But then we kept talking. And he brought up politics. He described himself as "more of a conservative Republican." I responded that I was about as bleeding-heart liberal as they get. We talked more. I tried to be open-minded because I didn't want to judge someone solely on the basis of their party background. There are nice Republicans out there. I should just get to know him better.

He asked me if I was "one of those p.c. girls" who referred to blacks as "African-American." I was calm and patient as I explained feminism and power dynamics in gender relations and how such knowledge did not make me a femi-nazi. After all, maybe he just didn't know. But then he started talking about how horrible it was that those hippie peaceniks were out there protesting and carrying on about being conscientious objectors. I informed him that my father was a conscientious objector. He could tell he had made a mistake and that I was upset, so he pleaded with me to keep our date. "I'll make it up to you," he promised.

So I went with it. Because I don't discriminate on the basis of something as trivial as party affiliation.

A few days closer to our rendezvous, he called to explain that the flight schedule to and from San Francisco had changed and he would no longer be able to fly there and back in one evening. So he would get a hotel room. And what hotel was I going to be at? I felt really uncomfortable and I didn't think it wasn't such a good idea. Blaring sirens were going off in my head. But he persisted and said it would be fun and he would be a gentleman. So I relented. After all, I don't discriminate against Republicans.

We met at the appointed time and went to dinner. The food wasn't great and the conversation was limited since we had banned politics. We spent dinner talking about our jobs, the weather, and growing up. As it turns out, he was the homecoming king at his prom. I was the social misfit who brought my gay best friend as my date. Perhaps in order to endear me to his open-mindedness about gay men, he conversed with me about his interactions with the male stewards on his airline. His comment: "Wow, those people really like to serve."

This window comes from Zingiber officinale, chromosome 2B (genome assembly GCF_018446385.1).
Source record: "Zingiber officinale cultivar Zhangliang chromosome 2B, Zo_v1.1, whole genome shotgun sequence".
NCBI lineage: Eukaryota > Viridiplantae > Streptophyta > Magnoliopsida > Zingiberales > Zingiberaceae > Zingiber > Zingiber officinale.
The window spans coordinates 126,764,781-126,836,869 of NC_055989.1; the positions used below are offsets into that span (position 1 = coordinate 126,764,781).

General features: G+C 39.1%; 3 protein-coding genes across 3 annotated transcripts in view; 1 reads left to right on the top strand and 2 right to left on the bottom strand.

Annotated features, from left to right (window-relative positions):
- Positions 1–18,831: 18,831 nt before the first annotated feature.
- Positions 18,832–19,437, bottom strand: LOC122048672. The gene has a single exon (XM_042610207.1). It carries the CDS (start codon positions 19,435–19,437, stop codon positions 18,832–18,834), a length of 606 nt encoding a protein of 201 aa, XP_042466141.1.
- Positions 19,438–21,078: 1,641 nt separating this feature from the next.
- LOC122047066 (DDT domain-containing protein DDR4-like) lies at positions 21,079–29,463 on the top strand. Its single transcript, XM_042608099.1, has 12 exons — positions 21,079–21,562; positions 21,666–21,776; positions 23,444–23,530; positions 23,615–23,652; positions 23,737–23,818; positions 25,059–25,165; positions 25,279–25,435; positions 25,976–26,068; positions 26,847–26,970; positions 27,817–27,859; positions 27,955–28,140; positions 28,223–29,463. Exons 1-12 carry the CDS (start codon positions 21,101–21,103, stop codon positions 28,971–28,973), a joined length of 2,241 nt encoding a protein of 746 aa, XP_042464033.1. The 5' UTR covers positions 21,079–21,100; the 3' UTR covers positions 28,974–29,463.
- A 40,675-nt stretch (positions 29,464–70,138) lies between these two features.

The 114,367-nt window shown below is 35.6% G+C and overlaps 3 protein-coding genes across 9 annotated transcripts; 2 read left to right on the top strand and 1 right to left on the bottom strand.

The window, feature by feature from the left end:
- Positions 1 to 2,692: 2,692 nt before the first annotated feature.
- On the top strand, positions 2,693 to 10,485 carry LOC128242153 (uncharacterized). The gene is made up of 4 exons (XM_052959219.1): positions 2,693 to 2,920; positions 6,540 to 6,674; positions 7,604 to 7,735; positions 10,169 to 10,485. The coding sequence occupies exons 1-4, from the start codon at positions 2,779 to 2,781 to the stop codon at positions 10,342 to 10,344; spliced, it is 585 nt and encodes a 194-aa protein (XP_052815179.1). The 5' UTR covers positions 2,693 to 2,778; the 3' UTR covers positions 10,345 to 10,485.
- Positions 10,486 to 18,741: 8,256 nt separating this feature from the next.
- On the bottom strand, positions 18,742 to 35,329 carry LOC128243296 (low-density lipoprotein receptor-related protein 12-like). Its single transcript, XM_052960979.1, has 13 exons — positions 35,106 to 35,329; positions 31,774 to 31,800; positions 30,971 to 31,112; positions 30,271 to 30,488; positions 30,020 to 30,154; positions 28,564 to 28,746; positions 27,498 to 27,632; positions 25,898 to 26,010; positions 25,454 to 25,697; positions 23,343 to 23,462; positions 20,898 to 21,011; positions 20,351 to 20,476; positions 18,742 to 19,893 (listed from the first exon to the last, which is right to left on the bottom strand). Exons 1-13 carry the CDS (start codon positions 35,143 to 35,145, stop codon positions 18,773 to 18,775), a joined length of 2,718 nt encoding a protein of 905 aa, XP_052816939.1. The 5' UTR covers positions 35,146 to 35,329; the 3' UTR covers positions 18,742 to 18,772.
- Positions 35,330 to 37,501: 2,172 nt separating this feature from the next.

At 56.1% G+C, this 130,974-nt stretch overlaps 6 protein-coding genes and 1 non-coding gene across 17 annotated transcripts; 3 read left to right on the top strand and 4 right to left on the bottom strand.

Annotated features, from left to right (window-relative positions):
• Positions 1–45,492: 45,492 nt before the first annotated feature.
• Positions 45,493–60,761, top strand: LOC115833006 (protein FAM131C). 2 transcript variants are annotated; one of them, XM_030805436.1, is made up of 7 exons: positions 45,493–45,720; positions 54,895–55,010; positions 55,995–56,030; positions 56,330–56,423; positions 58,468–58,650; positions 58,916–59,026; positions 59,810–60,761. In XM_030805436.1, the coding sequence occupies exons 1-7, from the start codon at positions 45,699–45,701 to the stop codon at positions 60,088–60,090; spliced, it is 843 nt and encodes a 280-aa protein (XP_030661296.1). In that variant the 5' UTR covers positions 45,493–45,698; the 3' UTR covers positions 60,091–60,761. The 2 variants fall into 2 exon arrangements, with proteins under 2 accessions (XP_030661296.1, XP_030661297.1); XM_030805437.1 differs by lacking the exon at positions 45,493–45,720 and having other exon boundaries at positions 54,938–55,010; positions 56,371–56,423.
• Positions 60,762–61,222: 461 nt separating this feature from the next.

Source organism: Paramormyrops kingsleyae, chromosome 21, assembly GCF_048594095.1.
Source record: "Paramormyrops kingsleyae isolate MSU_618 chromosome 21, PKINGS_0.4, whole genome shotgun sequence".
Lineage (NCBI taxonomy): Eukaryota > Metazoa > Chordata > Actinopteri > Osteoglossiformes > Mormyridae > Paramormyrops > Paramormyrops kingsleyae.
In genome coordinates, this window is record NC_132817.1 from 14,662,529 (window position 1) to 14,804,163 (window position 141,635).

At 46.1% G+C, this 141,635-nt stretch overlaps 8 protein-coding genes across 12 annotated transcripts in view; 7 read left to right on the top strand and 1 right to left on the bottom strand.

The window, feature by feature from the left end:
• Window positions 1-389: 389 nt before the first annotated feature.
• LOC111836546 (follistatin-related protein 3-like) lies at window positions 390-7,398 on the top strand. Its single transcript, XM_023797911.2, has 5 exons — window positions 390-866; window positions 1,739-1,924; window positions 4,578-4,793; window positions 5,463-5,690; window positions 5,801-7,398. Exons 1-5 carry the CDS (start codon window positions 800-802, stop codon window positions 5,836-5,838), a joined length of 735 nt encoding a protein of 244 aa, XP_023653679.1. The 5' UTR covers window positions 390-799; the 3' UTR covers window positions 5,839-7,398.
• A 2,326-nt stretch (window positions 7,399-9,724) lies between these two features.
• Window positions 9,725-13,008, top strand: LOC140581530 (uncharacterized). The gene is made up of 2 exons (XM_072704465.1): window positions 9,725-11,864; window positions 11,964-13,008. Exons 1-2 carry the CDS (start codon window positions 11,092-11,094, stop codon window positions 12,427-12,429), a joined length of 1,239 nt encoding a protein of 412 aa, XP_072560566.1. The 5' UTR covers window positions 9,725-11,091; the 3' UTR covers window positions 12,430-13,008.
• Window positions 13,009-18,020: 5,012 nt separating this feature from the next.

We finished dinner and walked towards Ghirardelli Square. On the way, we encountered a skinny, cleanly dressed, effeminate gay man walking down the street in the opposite direction, yelling at a friend of his down the block. I wasn't paying much attention -- we were in San Francisco, after all. But suddenly I heard audible sighing and groaning from my date. Getting irritated, I asked him what his problem was. Was he scared or something? He said, "Of course I am."

With disbelief, I asked, "You're serious. You're afraid of that man over there who is half your size?"

He looked at me and said, "Come on, if that man came over and put his hand on your shoulder, tell me you wouldn't be scared."

"If that man did come over," I replied, "it wouldn't be to touch MY shoulder."

I drove him to his hotel and politely said good night. When he called back to tell me how much he had enjoyed our time together and that he wanted to take me to Hawaii, I told him no. I had decided it was just fine to discriminate on the basis of ignorance, racism and blatant homophobia.

-- Beth M. Duckles

By Salon Staff